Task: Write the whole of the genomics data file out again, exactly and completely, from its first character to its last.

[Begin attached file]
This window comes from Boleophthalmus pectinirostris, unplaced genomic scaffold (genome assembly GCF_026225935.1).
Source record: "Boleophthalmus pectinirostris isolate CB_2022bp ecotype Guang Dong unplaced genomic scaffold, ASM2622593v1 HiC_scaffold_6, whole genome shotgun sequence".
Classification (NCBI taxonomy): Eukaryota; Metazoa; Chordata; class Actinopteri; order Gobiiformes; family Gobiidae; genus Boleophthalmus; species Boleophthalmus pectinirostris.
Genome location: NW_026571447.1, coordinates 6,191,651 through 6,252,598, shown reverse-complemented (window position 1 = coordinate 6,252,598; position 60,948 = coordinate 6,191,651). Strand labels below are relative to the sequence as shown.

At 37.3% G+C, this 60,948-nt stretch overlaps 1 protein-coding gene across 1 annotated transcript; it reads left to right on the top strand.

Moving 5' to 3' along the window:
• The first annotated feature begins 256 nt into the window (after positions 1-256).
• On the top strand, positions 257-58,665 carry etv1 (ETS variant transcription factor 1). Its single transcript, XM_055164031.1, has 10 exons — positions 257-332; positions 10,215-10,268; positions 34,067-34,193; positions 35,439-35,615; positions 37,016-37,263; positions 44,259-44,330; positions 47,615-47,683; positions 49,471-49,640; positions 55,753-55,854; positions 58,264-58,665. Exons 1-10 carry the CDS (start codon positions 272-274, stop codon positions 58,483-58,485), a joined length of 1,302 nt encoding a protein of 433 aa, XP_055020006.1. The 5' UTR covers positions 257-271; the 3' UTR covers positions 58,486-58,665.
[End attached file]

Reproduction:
This window comes from Boleophthalmus pectinirostris, unplaced genomic scaffold (genome assembly GCF_026225935.1).
Source record: "Boleophthalmus pectinirostris isolate CB_2022bp ecotype Guang Dong unplaced genomic scaffold, ASM2622593v1 HiC_scaffold_6, whole genome shotgun sequence".
Classification (NCBI taxonomy): Eukaryota; Metazoa; Chordata; class Actinopteri; order Gobiiformes; family Gobiidae; genus Boleophthalmus; species Boleophthalmus pectinirostris.
Genome location: NW_026571447.1, coordinates 6,191,651 through 6,252,598, shown reverse-complemented (window position 1 = coordinate 6,252,598; position 60,948 = coordinate 6,191,651). Strand labels below are relative to the sequence as shown.

At 37.3% G+C, this 60,948-nt stretch overlaps 1 protein-coding gene across 1 annotated transcript; it reads left to right on the top strand.

Moving 5' to 3' along the window:
• The first annotated feature begins 256 nt into the window (after positions 1-256).
• On the top strand, positions 257-58,665 carry etv1 (ETS variant transcription factor 1). Its single transcript, XM_055164031.1, has 10 exons — positions 257-332; positions 10,215-10,268; positions 34,067-34,193; positions 35,439-35,615; positions 37,016-37,263; positions 44,259-44,330; positions 47,615-47,683; positions 49,471-49,640; positions 55,753-55,854; positions 58,264-58,665. Exons 1-10 carry the CDS (start codon positions 272-274, stop codon positions 58,483-58,485), a joined length of 1,302 nt encoding a protein of 433 aa, XP_055020006.1. The 5' UTR covers positions 257-271; the 3' UTR covers positions 58,486-58,665.